Mature faith requires understanding pain

As Christians, students should have their hearts broken by the struggles of the oppressed people in this world.


Eliana Park/THE CHIMES

Justin Yun, Writer

A feeling of sadness and distress overcame me as I re-watched scenes from “Eternal Sunshine of the Spotless Mind,” a 2004 romantic science-fiction comedy drama about a man who uses a procedure to erase the memories of an ex-girlfriend. I subsequently asked myself if having a “spotless mind” or engaging in the process of forgetting about a painful event or even memories of another person would help alleviate the emotional symptoms of a broken heart. A broken heart is not necessarily a result of ending of a romantic relationship. A broken heart can also be a result of being more aware of the existence of pain and a request for a person to have the courage to connect with and better the lives of others.

Understanding pain

Contrary to mainstream culture, a person can feel brokenhearted for people suffering from great pain and misery — whether they are friends, family members or people who we have never met. People can feel broken hearted over a breakup, but people can also feel brokenhearted about Syrian refugees escaping civil war or about individuals one has never met. This ability to sympathize and empathize — to understand or, at least, attempt to understand — with others is what makes us human. Milan Kundera, a French writer born in Czechoslovakia, wrote in a book called “The Book of Laughter and Forgetting” on how “the struggle of man against power is the struggle of memory against forgetting.” Like the protagonist of the aforementioned movie, trying to delete memories or forget a painful memory is one of the most tragic things a person can impose on himself or herself. Through pain and suffering, students can understand the value of life and can empathize with others who might also be dealing with a similar problem.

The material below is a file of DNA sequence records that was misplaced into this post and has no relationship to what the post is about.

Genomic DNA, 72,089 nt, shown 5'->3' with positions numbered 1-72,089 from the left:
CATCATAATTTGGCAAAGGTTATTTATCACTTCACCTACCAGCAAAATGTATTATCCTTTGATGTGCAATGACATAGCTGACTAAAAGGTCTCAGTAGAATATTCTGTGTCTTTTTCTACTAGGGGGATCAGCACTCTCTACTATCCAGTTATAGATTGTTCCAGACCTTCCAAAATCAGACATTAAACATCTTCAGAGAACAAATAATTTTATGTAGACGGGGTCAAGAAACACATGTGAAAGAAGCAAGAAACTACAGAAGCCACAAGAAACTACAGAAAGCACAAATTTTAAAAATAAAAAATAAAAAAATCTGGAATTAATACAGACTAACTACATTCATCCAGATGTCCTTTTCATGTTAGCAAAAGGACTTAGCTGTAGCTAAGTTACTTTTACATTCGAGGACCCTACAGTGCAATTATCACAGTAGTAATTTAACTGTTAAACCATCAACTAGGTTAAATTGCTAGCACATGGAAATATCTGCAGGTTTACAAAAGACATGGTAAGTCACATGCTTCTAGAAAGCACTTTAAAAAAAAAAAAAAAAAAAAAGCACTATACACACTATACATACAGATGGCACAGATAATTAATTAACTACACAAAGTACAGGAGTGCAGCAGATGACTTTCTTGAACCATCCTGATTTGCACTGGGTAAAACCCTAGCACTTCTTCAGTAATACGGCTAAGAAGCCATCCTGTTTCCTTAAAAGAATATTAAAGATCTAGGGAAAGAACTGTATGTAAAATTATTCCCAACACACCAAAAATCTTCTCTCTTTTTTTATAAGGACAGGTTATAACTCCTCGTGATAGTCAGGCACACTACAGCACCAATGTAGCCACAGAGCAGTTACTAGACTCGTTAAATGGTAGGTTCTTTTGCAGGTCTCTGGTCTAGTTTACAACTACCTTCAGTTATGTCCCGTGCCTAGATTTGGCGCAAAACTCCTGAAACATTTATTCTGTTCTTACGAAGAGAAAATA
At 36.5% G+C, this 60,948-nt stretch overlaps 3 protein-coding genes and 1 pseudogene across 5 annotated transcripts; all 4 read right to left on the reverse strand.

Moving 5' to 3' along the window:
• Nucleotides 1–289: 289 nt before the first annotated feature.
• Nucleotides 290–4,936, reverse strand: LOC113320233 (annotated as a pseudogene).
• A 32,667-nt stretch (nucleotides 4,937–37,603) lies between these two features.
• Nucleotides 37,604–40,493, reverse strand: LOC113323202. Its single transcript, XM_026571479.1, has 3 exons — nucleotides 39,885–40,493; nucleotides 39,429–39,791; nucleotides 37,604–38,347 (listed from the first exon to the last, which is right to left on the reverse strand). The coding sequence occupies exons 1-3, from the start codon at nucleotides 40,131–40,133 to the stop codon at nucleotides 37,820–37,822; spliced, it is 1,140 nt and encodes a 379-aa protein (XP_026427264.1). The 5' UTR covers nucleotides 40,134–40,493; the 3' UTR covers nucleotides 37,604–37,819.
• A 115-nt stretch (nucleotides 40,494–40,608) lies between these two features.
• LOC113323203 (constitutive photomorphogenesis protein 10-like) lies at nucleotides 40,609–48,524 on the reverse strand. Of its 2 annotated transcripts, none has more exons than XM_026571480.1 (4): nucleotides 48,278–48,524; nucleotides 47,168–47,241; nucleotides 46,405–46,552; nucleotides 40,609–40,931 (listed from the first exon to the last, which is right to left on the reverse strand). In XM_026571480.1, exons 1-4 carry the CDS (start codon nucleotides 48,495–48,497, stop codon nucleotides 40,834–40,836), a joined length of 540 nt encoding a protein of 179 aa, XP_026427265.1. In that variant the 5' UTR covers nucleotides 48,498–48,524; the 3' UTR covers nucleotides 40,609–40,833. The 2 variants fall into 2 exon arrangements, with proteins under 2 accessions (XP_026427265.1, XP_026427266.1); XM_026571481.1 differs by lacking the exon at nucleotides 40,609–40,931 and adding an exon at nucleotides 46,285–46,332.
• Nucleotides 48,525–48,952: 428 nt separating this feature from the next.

Understanding pain and suffering is an important step in becoming a mature Christian. As Christians, we must have a broken heart for people oppressed or struck with tragedy. Students should not actively try to ignore or forget about the pain and suffering people endure throughout the world.

Prayer for the oppressed

Abby Arnold, a senior philosophy major, organizes students to pray about people dealing with oppression and pain. After the Syrian government used chemical weapons against the people of Idlib, Arnold and several students held a prayer vigil under The Bells on campus. The courage to rally others to pray about oppressed people is an act of love and a willingness to break one’s heart over the seemingly insurmountable tragedies of this broken world.

Students should constantly have an open heart for the vulnerable and the weak. Our hearts should be broken every day about the tragedies that occur in this world. We should try to learn about the pain and tragedies Syrian refugees experience as they escape their homes in search of peace. Students should also care about each other and the members of our communities — the people considered our neighbors in the Christian context.

As Christians, we should not relegate the beautiful lives we have — a gift from God — to a simple and prolonged pursuit of happiness. Our lives lose meaning when we forget about our neighbors — some who have endured the most excruciating pain of human existence. The Russian novelist, Fyodor Dostoevsky, once said, “Hell is the inability to love.” As Christians, students should attempt to feel and understand their own pain while also having a broken heart for our neighbors — the oppressed people of this world.

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